The only pleasant part of my walk this morning was the friendly banter with the staff at Ellwood Thompson.
I knew it would be hot; that's why I set out early and purposefully: walk to ET, get some H&H bagels, come straight back, and call it exercise. My route seemed cursed: dead squirrel in the first alley I passed, Cary Street all torn up and stinky, workmen clogged the streets, diesel machinery idled, and the natural market's parking lot was full of SUVs intent on running me over.
For a moment, I thought an update like "I noticed on my morning walk that drivers approach a road stripped for repaving in one of two way: proceed cautiously up the center of the street, or stake out a lane of one's own and floor it" would be charming. After two or three blocks more blocks, though, the stench on the sidewalks left from the Watermelon Festival combined with the muggy heat and the street repaving machines warming up drove whimsy from my mind. This is why we are a minor league town. Sure, we can organically grow a charming shopping district that draws suburbanites, but we cannot instill the practice, custom, ordinance, or plain old sense of pride enough to get merchants to hose off the sidewalk in front of their shops from time to time. The festival was ten days ago! Why does the place reek of garbage still?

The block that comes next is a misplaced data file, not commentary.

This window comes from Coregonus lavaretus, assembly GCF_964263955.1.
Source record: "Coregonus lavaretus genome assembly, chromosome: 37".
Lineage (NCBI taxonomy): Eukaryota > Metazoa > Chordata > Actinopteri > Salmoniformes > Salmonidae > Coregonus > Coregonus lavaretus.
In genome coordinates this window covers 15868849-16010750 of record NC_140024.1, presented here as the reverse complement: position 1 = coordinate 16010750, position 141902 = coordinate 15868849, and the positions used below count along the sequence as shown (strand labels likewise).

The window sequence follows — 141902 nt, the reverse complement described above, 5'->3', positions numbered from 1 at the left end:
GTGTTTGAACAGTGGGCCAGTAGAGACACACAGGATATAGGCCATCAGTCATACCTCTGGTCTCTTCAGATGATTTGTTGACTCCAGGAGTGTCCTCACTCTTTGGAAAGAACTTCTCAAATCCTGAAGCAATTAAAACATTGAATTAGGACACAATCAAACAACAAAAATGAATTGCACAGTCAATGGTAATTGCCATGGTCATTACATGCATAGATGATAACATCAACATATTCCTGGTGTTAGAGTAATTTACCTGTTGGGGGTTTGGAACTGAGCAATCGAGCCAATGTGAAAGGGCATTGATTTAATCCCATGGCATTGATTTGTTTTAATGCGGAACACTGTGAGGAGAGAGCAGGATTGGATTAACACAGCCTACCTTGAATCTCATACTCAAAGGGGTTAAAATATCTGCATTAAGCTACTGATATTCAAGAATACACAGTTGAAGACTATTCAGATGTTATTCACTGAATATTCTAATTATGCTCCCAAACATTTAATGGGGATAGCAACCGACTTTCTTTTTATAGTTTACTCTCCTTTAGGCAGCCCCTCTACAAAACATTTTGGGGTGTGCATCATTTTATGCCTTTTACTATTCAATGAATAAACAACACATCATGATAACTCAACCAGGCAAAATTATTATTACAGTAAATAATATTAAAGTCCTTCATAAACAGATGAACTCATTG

Ellwood Thompson's parking lot did not stink, and the cashier and bagger admired my insulated day pack. I said it was designed for carrying a lunch on a hike, but it I find it perfect for walking to ET. The bagger said, "I'm always impressed by how much you can fit in! Sometimes I think 'There's no way she's getting it all in this time!' But you always do!" I credited years as a Girl Scout camp counselor and cheerfully headed home. (The pack a plainer version of this.)
The heat dampened my mood -- well, all of me -- as did block after block of apartment buildings with the recently-delivered phone books left kicked around on the doorstep or into the sidewalk. Kids, we know you are too cool to use a phone book, but at least take it inside and put it in the trash or recycling bin. Don't leave it in the street like roadkill.
Thursday, August 13, 2009
I'm on the brink of becoming a fan of author Tanita Davis. I read her book A la Carte and liked it okay. I selected her new book, Mare's War, for my branch, but haven't read it because, you know, it's historical fiction. Both books get pretty circulation, partly because I can recommend them to mamas who want a Nice Book, with a black main character, for their daughters.
Davis's thoughtful, artful blog post over at ReaderGirlz moves me closer to serious fandom. Give it a read.